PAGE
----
The Law of Electricity: A Treatise on the Rules of the Law Relating to Telegraphs, Telephones, Electric Lights, Electric Railways, and Other Electric Appliances

Front Cover
Central Law Journal Company, 1891 - Electric engineering - 525 pages
 

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Contents

Liability of municipal corporation for allowing telegraph poles to be erected in its streets
34
Power of city to designate the streets to be occupied
39
Power of city to remove
40
ground
41
Right of telephone companies to erect poles in the streets of cities
42
Rights of abutting propertyowners
43
Invading private propertycutting trees
45
Revocation of license by municipal corporation
46
Struggles by these companies for the exclusive use of the streets
47
by a gaslight company
48
Plaintiff an electric light company organized 39 Question as depending upon priority of occupancy
49
Charter power of control does not extend to the granting of exclusive privileges
50
Who may question electric light privilege granted by mu nicipal corporation
51
Injunction by telephone company against electric railway company
52
Where both companies use the earth for a re turn circuit
54
Further observations on this subject
56
Tax for the privilege of using city streets
58
Reasonableness of license fee for use of streets
59
Municipal control as to the mode of suspending or laying telegraph wires
60
Futility of attempts at statutory regulation
61
Dangers to be provided against by such regulations
63
New York board of electrical control
71
Mandamus to compel city to designate places for erecting electric light poles
72
STATUTES
74
CHAPTER IV
95
330
102
212
104
graph
107
Injuries from improper location of poles
113
electric light company
117
Obstructing navigation
118
St Electric trains frightening worses
119
Certain evidential matters
120
SECTION PAGE 89 Injuries to the companys servants
122
Servant injured through patent defect not obyiously dan gerous
123
Injuries through the contributory negligence of the servant
124
Injuries to workmen by reason of live wires sagging upon dead wires
125
Averring one kind of negligence and recovering on another
127
CHAPTER V
129
SECTION PAGE 100 Description of a telephone
130
The telephone patents
131
Mistakenly pronounced a common carrier
133
A public agency and subject to public regulation
134
Compelled by mandamus to serve the public equally
136
Contract with parent company no defense
137
Compelled to furnish equal facilities to telegraph com panies
138
A contrary view
139
What if company have lines extending into other States
140
State regulation of interstate messages void
141
State may regulate price of service
142
Power of State to regulate charges
143
Decisions under Indiana statute
144
Attempted evasions of statutory penalty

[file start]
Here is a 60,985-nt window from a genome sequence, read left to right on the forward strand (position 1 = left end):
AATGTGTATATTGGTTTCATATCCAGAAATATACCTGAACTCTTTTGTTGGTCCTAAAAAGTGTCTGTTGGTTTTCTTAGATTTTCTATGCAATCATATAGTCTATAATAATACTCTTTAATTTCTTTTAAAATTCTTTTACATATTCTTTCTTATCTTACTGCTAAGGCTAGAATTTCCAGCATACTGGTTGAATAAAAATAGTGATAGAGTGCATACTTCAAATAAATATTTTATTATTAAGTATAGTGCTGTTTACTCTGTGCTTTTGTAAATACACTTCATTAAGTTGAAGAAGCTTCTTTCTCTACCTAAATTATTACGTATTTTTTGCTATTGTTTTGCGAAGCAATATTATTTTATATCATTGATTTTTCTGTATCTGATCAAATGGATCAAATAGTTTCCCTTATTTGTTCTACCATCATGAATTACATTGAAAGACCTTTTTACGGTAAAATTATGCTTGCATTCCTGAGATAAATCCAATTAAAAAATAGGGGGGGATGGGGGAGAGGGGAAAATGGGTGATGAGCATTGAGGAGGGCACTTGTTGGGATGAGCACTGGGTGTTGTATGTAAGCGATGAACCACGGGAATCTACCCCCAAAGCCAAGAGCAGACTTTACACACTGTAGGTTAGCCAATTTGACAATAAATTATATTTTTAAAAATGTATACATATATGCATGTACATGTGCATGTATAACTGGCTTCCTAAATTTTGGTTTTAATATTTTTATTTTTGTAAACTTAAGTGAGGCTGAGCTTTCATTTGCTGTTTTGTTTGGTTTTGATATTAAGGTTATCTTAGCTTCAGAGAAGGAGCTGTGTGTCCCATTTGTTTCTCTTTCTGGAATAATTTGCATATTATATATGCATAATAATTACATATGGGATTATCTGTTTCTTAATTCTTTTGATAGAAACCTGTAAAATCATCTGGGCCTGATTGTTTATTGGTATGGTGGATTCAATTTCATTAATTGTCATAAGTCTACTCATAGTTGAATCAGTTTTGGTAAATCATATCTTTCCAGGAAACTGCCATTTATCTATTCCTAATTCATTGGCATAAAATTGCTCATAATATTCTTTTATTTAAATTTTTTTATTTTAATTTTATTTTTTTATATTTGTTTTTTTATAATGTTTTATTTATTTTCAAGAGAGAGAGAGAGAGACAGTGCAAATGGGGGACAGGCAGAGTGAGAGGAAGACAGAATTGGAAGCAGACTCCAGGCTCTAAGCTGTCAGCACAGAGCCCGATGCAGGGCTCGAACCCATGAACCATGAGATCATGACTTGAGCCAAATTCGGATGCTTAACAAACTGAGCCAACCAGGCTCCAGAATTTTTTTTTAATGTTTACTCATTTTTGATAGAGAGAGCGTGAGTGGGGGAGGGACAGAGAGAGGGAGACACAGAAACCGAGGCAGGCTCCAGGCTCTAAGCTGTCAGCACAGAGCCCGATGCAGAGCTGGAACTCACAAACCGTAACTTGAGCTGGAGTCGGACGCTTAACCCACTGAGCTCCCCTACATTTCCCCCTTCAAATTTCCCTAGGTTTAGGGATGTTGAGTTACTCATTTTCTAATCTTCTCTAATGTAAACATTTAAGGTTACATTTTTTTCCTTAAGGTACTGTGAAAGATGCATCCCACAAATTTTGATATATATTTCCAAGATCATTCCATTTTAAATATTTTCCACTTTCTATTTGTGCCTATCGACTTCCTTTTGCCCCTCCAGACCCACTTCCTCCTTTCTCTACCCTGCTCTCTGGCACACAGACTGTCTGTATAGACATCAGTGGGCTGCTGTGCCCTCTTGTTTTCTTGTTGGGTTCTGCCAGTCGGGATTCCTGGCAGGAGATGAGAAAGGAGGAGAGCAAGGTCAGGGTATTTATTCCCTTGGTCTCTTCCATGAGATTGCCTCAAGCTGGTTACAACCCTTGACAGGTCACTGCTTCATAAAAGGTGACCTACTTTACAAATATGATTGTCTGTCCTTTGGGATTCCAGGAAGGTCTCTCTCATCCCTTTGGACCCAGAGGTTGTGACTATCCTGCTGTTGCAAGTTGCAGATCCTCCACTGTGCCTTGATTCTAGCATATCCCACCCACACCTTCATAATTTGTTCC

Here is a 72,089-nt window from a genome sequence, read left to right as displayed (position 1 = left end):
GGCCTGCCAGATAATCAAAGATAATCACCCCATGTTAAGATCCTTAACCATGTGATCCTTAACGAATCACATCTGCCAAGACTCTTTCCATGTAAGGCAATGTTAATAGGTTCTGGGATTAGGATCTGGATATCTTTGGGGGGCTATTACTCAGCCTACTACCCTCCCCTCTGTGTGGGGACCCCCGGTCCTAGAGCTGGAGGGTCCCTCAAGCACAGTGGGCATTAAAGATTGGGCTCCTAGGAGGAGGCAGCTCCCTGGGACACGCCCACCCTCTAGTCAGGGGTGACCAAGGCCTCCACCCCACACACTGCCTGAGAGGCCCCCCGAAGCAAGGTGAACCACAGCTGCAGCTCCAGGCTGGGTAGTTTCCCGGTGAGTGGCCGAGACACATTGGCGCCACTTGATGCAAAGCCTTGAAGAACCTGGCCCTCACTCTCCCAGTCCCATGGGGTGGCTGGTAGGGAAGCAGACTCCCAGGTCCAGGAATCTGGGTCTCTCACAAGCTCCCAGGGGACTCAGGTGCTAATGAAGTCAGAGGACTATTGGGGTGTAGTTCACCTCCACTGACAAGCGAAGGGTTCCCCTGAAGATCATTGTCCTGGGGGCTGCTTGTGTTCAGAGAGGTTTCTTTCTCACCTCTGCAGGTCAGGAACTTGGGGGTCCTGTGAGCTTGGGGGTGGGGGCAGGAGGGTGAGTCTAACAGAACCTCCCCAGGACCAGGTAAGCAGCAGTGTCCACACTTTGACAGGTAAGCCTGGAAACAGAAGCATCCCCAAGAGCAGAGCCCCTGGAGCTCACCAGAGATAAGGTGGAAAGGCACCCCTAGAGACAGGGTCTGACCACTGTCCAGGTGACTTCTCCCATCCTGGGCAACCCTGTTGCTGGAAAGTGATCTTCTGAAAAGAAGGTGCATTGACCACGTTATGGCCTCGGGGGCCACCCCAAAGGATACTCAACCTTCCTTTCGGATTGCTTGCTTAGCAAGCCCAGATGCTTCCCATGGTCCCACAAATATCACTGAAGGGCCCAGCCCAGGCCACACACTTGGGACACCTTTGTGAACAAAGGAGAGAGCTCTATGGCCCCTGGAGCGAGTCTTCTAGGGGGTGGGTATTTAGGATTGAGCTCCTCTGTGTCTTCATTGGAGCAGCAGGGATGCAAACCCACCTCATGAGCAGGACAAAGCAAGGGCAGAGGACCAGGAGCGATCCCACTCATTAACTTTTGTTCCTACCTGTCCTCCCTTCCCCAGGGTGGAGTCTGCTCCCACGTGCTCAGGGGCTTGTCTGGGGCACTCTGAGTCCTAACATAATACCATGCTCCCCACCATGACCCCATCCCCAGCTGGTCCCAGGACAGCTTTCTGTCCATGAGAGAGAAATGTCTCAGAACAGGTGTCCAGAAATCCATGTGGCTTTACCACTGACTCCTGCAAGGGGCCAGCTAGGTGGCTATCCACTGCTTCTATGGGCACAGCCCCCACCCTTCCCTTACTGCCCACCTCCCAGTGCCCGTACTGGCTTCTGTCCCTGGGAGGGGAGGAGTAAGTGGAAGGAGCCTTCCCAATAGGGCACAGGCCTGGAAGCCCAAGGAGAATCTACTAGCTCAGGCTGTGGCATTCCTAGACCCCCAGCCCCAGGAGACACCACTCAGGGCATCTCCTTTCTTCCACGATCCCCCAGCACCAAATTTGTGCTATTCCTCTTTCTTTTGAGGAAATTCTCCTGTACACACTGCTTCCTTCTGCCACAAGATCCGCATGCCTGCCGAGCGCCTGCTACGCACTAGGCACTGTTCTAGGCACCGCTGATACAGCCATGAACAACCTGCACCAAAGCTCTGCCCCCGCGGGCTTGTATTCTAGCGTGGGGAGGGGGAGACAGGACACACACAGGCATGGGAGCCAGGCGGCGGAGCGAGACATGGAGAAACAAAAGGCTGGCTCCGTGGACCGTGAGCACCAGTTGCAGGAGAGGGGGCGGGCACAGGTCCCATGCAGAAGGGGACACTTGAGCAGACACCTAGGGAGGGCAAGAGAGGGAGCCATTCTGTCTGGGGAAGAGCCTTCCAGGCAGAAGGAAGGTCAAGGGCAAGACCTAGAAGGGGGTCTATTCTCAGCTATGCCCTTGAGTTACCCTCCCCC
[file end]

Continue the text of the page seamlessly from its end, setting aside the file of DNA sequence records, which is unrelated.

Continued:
145
331
147
GENERAL OBLIGATIONS OF TELEGRAPH COMPANIES
160
View that they are liable for a high degree of diligence
166
Not liable for casbing fictitious money order
173
CHAPTER VII
179
Statutes enforcing this obligation
180
Indiana statute giving penalty for bad faith partiality or discrimination
182
Missouri statute giving a penalty
183
Not liquidated damages but a penalty
186
Arkansas statute giving penalty
188
How far statutes apply to interstate messages
189
Validity of statute imposing a penalty where dispatch is sent to another State 190 sent to another State
190
No action for penalty for nondelivery of message delivered to be sent on Sunday
192
Exception where the dispatch relates to a work of necessity
193
Burden of proof as to necessity
194
The necessity may be a moral or social necessity
195
The necessity may be created by negligence
196
Retention of the money not a ratification by the telegraph company
197
When notice to the company necessary
198
Justices of the peace
199
Illustrations continued 241
216
Continued
218
Nlustrations
221
Releases liability for mistakes of connecting line 249
227
But does not exonerate connectivg line
249
Simpler view that such stipulations are void
250
Reasons given for this view
251
Receiver of message under no obligation to have it re peated
253
What amounts to a request to have the message repeated
256
Such stipulations apply only to the messagenot to the date
257
STIPULATIONS AND LIMITATIONS AS TO TIME AND MANNER OF PRESENTING CLAIMS FOR DAMAGES SECTION PAGE 245 Such stip...
260
Reason of the rule
261
Limitation of sixty days not unreasonable
262
Validity of limitation of less than sixty days
263
Thirty days limitation with knowledge of loss sufficient
265
Whether applicable to actions for statutory penalties
266
What not a waiver of written notice
267
When such a limitation begins to run
268
Commencement of suit equivalent to notice in writing
269
CHAPTER IX
270
Not liable for defaults of connecting lines
271
May stipulate against liability for defaults of connecting lines
272
May become so liable by contract
273
Evidence of negligence where dispatch received from con neeting line
274
CHAPTER X
277
5
278
SECTION
294
CHAPTER XI
303
Engiish case in illustration of the rule
309